In Fig. 5 are shown the details of attachment to a drum of onekind of air injection and retaining valve 27 vwhich valve is sealed to a bladder 26. 'The valve' means is made of rubber or resilient plastic material. Through thechannel 33 and relatively thin flaps 34 ahollow needle (not shown) attached to an air or gas pump (not shown) may be inserted. The flaps are soconstructed as to close, if unobstructed by said hollow needle, when the pressure inside bladder 26 exceeds that in channel 33, and consequently, once the hollow needle is withdrawn the bladder #26 becomes airtight. Adapter 29 is a semi-rigid orrigid valve assembly from being forced out the bunghole.
Circular fin 38 on valve 27 is cemented or otherwise joined to bladder 26 in airtight contact. It prevents expulsion of the valve 27 through the hole 36 of the adapter. Fins 33 and 39 also serve to maintain the valve position relative to the adapter 29. Pin 39 may be joined to the valve 27 after positioning the bladder and valve relative to the adapter or it may be molded into the valve if it is pliant enough to be inserted through hole 36 in adapter 29. Bung 19 protects the valve from damage during handling.
The combination drum liner and container of Figs. 6 and 7 comprises a liner onto which is joined a substantially circular piece 46 of plastic or rubber sheet, forming with the liner a bladder 41. Valve 27 is attached to the liner at fin 38.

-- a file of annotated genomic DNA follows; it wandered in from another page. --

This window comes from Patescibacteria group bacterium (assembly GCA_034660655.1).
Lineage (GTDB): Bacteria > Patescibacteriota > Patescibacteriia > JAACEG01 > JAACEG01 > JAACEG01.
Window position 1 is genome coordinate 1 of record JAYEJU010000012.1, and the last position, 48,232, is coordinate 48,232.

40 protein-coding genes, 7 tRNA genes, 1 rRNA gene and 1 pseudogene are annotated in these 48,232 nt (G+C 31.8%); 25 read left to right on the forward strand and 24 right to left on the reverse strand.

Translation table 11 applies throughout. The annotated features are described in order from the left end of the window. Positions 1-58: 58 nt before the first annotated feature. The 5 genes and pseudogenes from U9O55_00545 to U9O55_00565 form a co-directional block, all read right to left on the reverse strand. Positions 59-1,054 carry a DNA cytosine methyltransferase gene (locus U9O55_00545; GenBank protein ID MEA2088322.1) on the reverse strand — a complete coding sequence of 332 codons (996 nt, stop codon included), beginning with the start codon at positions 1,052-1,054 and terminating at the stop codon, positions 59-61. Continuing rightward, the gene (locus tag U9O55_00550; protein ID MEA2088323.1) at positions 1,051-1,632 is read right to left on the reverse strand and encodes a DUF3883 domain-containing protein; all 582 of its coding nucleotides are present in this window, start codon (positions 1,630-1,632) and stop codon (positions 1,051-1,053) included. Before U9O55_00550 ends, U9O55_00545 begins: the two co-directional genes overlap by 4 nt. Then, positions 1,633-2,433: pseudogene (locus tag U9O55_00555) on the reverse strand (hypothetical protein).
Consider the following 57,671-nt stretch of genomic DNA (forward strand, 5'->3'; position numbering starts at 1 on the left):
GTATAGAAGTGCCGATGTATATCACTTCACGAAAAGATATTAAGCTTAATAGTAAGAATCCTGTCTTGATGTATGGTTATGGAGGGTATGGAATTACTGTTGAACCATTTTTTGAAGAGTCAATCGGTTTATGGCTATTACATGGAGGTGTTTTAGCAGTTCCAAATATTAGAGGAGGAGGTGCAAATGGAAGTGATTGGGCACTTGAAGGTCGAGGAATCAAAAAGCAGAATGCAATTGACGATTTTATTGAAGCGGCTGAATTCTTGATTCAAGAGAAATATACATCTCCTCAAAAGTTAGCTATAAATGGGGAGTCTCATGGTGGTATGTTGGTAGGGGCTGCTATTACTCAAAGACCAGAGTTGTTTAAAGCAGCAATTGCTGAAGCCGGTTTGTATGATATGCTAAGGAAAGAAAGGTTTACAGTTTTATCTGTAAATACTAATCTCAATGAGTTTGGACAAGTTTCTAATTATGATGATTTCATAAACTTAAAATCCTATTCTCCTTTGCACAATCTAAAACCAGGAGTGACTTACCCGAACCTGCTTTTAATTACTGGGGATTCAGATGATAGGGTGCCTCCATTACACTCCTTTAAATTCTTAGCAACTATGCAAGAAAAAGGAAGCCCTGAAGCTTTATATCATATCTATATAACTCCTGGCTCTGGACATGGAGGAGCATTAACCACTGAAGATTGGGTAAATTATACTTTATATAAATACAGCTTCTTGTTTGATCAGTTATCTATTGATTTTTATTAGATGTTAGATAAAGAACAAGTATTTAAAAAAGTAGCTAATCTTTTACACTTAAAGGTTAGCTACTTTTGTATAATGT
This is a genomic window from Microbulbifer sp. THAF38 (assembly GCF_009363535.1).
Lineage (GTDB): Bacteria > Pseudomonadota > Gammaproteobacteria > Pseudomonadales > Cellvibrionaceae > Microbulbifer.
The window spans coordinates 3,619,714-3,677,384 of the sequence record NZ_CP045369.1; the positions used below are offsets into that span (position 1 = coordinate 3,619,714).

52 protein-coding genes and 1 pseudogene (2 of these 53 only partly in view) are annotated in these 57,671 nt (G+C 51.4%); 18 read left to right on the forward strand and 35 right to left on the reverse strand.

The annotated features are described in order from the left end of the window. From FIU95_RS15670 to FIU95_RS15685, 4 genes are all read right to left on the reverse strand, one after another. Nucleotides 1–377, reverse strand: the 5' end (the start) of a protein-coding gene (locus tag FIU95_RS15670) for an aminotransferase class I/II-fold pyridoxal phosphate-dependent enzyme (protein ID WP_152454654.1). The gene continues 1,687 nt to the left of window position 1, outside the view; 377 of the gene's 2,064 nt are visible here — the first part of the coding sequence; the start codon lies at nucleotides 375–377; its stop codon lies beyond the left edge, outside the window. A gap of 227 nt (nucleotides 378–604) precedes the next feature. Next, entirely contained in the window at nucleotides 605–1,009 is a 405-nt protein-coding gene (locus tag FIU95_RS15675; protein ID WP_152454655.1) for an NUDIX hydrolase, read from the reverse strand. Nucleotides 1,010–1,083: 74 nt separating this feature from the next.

The assembly and filling of the improved shipping units of this invention is relatively easy. Considering the unit of Fig. 1, first, container or bladder 18 is inflated to about M: cubic foot (generally the proper volume of air in a 50 gallon drum to allow for thermal expansion of shipped materials) and is sealed. Various drum sizes may be utilized and the degree of inflation of the bladder should be adjusted accordingly. The bladder is then positioned inside the drum at the side bunghole thereof and drum liner 15 is carefully put in place.
Next the material to be shipped is added to the drum, care being taken to minimize the amount of air trapped between the liner and the drum (except of course, that which is immobilized in container 18). Then the side bung 19 may be put in place and cover liner 17, drum cover 13 and clamp ring 14 are installed and tightened, sealing the liner. Again it is important that no air be trapped within the drum liner. If air has been trapped between liner l5 and drum 11 it may be eliminated by turning the filled and sealed drum on its side, bunghole up, removing bung 19, and venting the space between liner and drum. Vented air must be replaced with immobilized air and often the addition of more air into bladder 26 will assist in dispelling entrapped air.